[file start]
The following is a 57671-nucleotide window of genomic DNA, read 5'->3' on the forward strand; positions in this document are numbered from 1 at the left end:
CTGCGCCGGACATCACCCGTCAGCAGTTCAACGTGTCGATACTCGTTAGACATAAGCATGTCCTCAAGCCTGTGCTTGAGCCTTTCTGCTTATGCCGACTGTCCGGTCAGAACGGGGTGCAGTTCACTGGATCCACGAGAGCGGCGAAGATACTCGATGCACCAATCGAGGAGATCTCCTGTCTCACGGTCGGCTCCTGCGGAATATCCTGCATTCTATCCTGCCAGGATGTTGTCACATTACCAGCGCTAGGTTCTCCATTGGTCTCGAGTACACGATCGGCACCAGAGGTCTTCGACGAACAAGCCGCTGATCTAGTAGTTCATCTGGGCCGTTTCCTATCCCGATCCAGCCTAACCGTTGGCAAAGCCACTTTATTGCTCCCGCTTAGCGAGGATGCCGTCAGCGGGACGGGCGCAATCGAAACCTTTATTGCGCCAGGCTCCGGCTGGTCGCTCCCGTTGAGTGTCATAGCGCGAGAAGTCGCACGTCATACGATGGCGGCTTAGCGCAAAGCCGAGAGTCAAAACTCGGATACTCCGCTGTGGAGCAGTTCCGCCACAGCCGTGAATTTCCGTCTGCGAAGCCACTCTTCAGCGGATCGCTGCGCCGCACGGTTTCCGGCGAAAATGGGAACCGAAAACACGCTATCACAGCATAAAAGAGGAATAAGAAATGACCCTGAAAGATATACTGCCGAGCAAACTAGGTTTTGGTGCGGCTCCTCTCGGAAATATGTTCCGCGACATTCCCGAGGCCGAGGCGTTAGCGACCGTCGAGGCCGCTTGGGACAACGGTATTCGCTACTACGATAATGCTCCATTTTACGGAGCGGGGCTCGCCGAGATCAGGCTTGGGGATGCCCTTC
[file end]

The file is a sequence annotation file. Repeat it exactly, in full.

The following is a 57671-nucleotide window of genomic DNA, read 5'->3' on the forward strand; positions in this document are numbered from 1 at the left end:
CTGCGCCGGACATCACCCGTCAGCAGTTCAACGTGTCGATACTCGTTAGACATAAGCATGTCCTCAAGCCTGTGCTTGAGCCTTTCTGCTTATGCCGACTGTCCGGTCAGAACGGGGTGCAGTTCACTGGATCCACGAGAGCGGCGAAGATACTCGATGCACCAATCGAGGAGATCTCCTGTCTCACGGTCGGCTCCTGCGGAATATCCTGCATTCTATCCTGCCAGGATGTTGTCACATTACCAGCGCTAGGTTCTCCATTGGTCTCGAGTACACGATCGGCACCAGAGGTCTTCGACGAACAAGCCGCTGATCTAGTAGTTCATCTGGGCCGTTTCCTATCCCGATCCAGCCTAACCGTTGGCAAAGCCACTTTATTGCTCCCGCTTAGCGAGGATGCCGTCAGCGGGACGGGCGCAATCGAAACCTTTATTGCGCCAGGCTCCGGCTGGTCGCTCCCGTTGAGTGTCATAGCGCGAGAAGTCGCACGTCATACGATGGCGGCTTAGCGCAAAGCCGAGAGTCAAAACTCGGATACTCCGCTGTGGAGCAGTTCCGCCACAGCCGTGAATTTCCGTCTGCGAAGCCACTCTTCAGCGGATCGCTGCGCCGCACGGTTTCCGGCGAAAATGGGAACCGAAAACACGCTATCACAGCATAAAAGAGGAATAAGAAATGACCCTGAAAGATATACTGCCGAGCAAACTAGGTTTTGGTGCGGCTCCTCTCGGAAATATGTTCCGCGACATTCCCGAGGCCGAGGCGTTAGCGACCGTCGAGGCCGCTTGGGACAACGGTATTCGCTACTACGATAATGCTCCATTTTACGGAGCGGGGCTCGCCGAGATCAGGCTTGGGGATGCCCTTC